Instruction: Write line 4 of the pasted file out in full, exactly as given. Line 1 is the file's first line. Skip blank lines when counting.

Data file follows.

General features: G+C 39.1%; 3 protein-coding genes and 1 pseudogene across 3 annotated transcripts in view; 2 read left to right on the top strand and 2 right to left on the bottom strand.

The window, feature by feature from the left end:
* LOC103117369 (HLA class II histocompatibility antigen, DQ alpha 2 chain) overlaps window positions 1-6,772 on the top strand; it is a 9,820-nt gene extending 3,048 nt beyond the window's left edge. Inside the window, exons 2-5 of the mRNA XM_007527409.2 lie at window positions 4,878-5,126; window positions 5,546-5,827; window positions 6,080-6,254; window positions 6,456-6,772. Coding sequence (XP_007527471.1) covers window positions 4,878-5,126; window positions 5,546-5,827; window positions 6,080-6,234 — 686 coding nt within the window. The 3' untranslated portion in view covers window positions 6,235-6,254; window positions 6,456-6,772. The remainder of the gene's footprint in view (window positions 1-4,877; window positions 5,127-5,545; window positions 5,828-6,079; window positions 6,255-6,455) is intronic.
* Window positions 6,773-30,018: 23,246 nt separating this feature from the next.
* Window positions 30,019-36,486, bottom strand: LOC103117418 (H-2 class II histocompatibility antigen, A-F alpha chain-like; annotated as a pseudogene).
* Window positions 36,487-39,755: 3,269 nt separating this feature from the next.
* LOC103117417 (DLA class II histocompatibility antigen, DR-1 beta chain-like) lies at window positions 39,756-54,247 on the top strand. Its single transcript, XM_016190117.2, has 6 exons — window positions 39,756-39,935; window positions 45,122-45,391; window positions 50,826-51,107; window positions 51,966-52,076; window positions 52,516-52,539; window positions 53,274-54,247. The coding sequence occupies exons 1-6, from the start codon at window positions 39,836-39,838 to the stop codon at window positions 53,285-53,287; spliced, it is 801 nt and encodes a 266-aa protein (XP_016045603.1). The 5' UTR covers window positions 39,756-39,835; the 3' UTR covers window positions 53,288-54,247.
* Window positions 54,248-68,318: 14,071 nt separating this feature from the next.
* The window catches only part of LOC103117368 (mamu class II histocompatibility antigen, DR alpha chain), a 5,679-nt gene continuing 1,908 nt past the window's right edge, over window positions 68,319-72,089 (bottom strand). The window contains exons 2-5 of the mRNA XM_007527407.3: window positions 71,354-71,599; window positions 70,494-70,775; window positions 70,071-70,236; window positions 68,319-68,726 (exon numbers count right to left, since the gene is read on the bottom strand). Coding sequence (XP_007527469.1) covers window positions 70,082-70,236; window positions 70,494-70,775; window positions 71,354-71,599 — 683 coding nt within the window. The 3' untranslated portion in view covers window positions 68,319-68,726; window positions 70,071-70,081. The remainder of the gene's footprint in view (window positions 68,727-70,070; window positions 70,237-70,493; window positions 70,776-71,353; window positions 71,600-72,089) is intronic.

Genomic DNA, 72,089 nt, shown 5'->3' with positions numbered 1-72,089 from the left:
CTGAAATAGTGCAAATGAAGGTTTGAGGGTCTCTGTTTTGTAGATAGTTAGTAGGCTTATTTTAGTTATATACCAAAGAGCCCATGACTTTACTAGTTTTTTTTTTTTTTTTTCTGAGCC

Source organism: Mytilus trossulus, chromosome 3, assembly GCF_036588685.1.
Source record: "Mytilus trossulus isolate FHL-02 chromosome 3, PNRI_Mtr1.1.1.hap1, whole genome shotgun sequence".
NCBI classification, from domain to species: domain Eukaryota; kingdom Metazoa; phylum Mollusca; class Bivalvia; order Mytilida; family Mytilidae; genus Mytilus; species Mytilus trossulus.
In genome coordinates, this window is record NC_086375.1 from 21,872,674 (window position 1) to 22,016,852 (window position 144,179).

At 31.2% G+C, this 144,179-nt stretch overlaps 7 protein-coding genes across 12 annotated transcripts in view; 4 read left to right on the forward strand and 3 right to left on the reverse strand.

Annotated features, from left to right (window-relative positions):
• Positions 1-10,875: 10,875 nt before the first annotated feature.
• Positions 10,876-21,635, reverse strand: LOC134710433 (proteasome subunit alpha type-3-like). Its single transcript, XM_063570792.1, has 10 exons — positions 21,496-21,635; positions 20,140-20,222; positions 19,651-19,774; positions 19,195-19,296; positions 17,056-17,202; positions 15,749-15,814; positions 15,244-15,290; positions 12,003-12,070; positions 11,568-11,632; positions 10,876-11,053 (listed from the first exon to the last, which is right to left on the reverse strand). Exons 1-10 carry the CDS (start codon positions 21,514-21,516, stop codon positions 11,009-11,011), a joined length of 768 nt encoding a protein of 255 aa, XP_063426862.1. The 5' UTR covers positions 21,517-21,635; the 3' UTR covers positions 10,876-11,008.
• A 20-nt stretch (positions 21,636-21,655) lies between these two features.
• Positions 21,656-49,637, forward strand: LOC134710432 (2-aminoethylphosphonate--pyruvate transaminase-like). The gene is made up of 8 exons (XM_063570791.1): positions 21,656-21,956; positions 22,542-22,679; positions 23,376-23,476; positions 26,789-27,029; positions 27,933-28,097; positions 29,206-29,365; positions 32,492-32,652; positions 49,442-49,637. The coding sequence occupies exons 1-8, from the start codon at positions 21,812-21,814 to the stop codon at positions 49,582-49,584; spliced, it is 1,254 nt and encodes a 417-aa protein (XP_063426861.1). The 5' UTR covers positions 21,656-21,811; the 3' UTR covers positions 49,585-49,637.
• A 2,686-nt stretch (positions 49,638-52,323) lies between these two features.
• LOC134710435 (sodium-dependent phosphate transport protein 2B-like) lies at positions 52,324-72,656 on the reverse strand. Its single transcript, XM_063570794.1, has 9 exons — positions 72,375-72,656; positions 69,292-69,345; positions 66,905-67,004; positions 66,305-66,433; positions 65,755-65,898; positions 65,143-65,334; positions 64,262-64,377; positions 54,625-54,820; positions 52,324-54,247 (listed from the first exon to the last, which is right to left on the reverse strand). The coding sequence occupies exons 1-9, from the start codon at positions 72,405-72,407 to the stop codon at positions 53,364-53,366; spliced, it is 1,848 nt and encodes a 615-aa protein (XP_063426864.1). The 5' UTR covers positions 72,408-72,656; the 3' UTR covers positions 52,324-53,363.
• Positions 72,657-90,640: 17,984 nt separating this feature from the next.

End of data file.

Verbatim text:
* Window positions 6,773-30,018: 23,246 nt separating this feature from the next.